There is new evidence that the revolution in computing education in English schools is faltering - and that fewer children are getting the digital skills that employers and the government say are vital.
It comes in the annual computing education report from the University of Roehampton which looks at how many pupils achieved GCSE and A-level computing qualifications in 2017.
ICT (Information and Communication Technology) - which was widely derided as being no more than a course in Microsoft Office skills - is being phased out of the curriculum and disappears after this summer as an exam subject.
But its replacement at GCSE and A-level is the far more challenging computer science.
The report says this subject is proving very hard - both for the students and for the schools which need to find the staff to teach it.
In 2017, just over half of all schools in England offered the subject at GCSE level - smaller schools and those in the independent sector were less likely to give pupils the chance to study computer science.
But overall, only 12% of all students choose to take the subject.
It is also proving less attractive to girls than ICT - they make up only 20% of GCSE entrants.
Entries by pupils from poorer backgrounds are also lower.
The typical computer science entrant, says the report, is "academically strong, mathematically able, likely to be taking triple science, from a relatively affluent family, and overwhelmingly likely to be male (even if the smaller number of girls taking the subject do better in the exam)".
And while entries for the new subject have been gradually rising they are not keeping up with the fall in those for ICT.
After that exam disappears this summer, it looks as though there will be a big fall in the overall number of 16-year-olds achieving some form of computing qualification.
"This will disproportionately impact girls, poorer students and some ethnic minority groups," warns the report.
Since 2014, 30,000 fewer girls have got a computing qualification by the age of 16.
There is also concern that budgetary pressures will affect the ability of sixth form colleges to continue offering the A-level in computer science.
Most of them have so few students taking the subject that they are below the minimum viable class size set by the Department for Education.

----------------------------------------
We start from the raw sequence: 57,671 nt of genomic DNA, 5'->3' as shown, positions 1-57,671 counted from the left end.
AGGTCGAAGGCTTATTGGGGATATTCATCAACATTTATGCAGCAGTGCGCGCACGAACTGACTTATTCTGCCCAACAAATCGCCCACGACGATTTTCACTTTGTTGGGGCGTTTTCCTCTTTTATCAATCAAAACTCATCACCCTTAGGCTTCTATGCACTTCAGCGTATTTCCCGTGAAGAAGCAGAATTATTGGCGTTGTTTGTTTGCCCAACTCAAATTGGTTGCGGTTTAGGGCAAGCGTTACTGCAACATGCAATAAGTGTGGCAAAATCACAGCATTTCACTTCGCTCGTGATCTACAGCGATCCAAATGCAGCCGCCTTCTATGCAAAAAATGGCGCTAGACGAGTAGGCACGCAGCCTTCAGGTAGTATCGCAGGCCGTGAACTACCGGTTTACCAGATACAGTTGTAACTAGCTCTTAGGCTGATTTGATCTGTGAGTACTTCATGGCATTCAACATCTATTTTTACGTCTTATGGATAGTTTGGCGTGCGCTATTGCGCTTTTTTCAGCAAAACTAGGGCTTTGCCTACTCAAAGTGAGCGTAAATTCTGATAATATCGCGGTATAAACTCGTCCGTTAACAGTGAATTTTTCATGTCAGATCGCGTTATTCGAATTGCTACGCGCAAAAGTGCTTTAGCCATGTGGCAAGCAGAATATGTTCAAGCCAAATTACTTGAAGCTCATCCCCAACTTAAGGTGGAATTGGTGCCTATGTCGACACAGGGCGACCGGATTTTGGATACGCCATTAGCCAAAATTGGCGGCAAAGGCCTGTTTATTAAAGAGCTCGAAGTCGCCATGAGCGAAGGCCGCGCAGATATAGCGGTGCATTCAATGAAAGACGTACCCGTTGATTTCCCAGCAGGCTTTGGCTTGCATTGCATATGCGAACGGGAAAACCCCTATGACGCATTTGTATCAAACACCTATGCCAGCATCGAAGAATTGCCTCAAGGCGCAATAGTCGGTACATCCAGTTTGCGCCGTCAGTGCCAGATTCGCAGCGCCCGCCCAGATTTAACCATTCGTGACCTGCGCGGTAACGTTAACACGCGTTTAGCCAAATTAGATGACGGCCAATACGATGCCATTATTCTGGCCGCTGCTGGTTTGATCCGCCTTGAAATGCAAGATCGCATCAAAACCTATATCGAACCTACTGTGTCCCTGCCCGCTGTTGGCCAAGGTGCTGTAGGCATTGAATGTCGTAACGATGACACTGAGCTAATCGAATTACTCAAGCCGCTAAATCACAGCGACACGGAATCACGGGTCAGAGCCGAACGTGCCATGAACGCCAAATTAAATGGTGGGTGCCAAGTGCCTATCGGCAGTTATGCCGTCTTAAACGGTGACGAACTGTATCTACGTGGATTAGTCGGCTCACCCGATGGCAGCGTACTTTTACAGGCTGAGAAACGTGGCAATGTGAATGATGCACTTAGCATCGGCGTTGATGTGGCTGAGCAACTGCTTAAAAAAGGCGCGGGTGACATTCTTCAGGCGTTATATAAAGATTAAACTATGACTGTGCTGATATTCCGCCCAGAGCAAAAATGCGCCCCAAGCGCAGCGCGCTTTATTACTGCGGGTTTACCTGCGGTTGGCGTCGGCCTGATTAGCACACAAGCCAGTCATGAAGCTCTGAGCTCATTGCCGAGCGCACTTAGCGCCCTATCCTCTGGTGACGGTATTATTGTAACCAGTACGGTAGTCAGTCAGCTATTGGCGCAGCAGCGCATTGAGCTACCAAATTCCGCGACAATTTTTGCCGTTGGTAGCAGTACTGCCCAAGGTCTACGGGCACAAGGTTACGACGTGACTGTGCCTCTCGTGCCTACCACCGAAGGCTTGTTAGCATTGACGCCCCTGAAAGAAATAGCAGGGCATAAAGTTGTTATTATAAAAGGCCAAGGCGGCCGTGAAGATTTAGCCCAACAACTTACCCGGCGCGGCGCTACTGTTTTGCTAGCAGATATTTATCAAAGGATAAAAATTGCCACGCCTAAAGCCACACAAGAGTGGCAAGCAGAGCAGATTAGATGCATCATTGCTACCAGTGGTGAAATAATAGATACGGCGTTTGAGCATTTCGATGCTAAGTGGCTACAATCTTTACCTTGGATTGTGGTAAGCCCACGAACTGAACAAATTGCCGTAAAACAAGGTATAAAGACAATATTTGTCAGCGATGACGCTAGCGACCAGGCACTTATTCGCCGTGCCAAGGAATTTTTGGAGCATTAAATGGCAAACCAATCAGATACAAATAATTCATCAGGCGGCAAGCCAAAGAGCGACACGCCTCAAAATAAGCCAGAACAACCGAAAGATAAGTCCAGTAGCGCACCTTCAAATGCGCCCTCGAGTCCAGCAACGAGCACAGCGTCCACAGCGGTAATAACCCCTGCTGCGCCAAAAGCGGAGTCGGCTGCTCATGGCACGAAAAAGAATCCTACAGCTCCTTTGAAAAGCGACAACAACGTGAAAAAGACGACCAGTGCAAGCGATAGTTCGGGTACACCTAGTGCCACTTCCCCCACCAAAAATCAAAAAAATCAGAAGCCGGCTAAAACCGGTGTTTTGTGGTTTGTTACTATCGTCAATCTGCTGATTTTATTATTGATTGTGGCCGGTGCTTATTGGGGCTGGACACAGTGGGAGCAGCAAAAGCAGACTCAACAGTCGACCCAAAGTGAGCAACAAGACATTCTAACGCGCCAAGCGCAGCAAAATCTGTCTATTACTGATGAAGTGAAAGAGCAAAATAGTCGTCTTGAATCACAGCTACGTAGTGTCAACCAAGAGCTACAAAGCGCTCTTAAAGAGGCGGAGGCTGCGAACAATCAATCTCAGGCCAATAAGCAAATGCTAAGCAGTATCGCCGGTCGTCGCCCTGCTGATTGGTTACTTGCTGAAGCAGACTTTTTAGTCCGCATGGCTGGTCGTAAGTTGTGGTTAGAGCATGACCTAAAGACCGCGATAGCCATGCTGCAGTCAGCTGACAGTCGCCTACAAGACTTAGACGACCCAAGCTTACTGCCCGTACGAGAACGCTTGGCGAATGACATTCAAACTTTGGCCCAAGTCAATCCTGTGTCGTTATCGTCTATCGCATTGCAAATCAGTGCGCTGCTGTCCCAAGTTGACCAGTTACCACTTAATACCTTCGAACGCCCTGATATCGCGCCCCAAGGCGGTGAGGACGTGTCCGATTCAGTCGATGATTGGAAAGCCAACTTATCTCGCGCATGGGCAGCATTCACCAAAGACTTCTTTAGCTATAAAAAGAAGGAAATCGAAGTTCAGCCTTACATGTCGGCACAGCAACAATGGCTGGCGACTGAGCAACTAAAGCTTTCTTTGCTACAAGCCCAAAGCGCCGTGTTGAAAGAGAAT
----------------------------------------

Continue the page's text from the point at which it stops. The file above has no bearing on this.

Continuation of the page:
The authors of the report said they welcomed the introduction of computer science into the curriculum but they now believe ICT should be retained as an alternative.
"The government's refusal to renew GCSE and A-level IT, against the will of the teaching community, is making computing more exclusive," says Peter Kemp from the University of Roehampton.
"The overemphasis on computer science seems likely to lead to fewer students, particularly girls, studying any digital qualification at school. I think it's time to rebalance what's on offer."
The Chartered Institute for IT also expressed concern, saying it estimates that the UK needs half a million more children to gain a computing qualification each year.
"We still have a lack of young people with the work-ready digital and computing skills that our economy needs."
But the Department for Education says the computer science GCSE is providing pupils with a "gold standard" qualification equipping them with the skills they will need for the hi-tech jobs of the future.
A spokesperson said: "Entries for computer science continue to rise more quickly than any other subject, increasing year-on-year since its introduction."
But the latest figures for exam watchdog Ofqual for 2018 - not included in the Roehampton report - show the rise in entries for computer science slowing to only 4%.
With ICT entries down 40%, that means a fall in the total number entering for a GCSE of more than 14,500.
If the aim of overhauling the computing curriculum in England was to give more children digital skills, it appears to be failing.